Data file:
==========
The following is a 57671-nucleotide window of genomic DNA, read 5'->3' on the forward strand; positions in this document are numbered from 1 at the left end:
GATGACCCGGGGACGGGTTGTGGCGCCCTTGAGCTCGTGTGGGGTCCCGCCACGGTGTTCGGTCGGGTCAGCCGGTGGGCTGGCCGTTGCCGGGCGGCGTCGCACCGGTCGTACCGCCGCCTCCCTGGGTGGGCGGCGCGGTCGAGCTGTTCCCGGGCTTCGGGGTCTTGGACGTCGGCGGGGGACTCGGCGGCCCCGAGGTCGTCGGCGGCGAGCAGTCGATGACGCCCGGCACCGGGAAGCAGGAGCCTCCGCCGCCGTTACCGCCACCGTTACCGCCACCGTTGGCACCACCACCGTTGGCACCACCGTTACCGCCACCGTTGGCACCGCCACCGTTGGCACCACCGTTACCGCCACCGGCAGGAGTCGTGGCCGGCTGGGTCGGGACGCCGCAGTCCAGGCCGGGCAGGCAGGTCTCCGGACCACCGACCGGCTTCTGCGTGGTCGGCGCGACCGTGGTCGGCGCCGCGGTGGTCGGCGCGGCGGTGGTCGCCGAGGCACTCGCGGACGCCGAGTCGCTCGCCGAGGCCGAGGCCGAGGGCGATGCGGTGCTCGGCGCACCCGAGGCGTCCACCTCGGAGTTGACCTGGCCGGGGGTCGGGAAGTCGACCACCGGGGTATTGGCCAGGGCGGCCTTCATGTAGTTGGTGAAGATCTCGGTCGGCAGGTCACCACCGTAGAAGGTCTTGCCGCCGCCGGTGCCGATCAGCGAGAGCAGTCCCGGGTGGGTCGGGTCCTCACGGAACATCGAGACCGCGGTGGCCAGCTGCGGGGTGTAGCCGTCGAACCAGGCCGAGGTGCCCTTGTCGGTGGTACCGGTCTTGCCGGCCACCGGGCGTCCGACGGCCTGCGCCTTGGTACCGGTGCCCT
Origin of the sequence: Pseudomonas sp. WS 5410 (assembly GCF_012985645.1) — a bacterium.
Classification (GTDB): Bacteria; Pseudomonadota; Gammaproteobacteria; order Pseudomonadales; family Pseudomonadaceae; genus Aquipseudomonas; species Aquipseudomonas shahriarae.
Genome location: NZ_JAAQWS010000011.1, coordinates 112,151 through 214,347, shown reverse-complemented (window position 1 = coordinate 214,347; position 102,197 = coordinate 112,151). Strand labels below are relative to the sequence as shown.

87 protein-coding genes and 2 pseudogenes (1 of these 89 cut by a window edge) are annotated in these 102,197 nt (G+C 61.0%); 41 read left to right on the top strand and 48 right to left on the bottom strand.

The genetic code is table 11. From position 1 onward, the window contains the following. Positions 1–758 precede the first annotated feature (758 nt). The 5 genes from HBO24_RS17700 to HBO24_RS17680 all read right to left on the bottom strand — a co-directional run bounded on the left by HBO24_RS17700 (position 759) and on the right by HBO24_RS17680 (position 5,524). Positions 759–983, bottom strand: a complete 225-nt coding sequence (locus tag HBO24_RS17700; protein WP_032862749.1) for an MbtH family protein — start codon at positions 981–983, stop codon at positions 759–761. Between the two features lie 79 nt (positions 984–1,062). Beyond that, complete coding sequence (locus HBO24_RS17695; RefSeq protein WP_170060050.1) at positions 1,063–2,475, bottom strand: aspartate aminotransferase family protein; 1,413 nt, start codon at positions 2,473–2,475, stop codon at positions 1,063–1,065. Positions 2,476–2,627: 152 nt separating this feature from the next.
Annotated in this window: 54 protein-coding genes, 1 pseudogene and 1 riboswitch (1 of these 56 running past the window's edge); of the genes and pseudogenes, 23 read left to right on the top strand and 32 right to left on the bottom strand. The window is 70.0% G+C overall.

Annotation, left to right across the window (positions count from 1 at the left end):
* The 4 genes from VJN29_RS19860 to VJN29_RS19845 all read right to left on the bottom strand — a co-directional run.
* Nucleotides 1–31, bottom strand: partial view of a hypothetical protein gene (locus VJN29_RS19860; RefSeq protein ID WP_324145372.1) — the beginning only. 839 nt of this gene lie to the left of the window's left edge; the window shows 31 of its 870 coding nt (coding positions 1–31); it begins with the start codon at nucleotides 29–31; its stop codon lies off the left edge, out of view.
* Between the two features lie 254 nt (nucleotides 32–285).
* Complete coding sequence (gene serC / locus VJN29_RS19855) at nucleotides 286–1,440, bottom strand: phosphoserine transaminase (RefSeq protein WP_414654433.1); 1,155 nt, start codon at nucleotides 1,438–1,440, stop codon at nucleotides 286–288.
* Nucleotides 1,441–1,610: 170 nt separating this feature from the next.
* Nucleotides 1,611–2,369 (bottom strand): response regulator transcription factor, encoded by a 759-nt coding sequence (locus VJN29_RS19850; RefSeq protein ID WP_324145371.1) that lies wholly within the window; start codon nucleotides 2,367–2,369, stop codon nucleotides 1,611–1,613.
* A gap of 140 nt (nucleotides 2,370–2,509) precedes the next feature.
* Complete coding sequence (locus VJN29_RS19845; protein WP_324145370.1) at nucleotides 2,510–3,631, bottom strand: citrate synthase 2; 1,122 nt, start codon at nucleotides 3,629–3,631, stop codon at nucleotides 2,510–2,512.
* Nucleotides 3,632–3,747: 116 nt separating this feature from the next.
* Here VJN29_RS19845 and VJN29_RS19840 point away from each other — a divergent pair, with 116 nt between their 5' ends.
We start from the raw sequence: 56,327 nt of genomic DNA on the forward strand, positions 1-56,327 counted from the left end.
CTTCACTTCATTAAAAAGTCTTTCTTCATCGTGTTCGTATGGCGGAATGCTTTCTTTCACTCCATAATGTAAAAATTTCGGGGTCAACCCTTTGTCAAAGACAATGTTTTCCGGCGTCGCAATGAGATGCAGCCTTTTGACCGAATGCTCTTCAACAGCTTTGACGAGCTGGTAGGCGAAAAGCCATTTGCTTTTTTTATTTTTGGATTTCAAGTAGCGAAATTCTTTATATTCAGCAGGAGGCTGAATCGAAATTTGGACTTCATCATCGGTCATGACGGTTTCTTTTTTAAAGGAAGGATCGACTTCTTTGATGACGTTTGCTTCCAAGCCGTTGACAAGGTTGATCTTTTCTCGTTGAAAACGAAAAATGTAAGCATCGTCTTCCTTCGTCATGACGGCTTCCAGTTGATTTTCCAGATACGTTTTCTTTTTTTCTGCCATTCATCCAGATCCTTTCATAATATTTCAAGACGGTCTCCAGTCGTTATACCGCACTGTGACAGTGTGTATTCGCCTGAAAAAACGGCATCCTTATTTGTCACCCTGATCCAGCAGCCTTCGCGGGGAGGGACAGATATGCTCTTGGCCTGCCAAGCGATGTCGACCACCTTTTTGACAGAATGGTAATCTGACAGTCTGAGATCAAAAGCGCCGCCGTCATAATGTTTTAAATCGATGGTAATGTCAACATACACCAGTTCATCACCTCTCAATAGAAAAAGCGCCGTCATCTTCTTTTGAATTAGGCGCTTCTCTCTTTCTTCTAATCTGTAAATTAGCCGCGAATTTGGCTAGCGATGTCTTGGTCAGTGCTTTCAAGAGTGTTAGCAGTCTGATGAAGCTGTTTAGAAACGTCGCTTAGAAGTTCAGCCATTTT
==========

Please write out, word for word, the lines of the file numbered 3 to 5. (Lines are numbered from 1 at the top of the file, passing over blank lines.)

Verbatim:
Origin of the sequence: Pseudomonas sp. WS 5410 (assembly GCF_012985645.1) — a bacterium.
Classification (GTDB): Bacteria; Pseudomonadota; Gammaproteobacteria; order Pseudomonadales; family Pseudomonadaceae; genus Aquipseudomonas; species Aquipseudomonas shahriarae.
Genome location: NZ_JAAQWS010000011.1, coordinates 112,151 through 214,347, shown reverse-complemented (window position 1 = coordinate 214,347; position 102,197 = coordinate 112,151). Strand labels below are relative to the sequence as shown.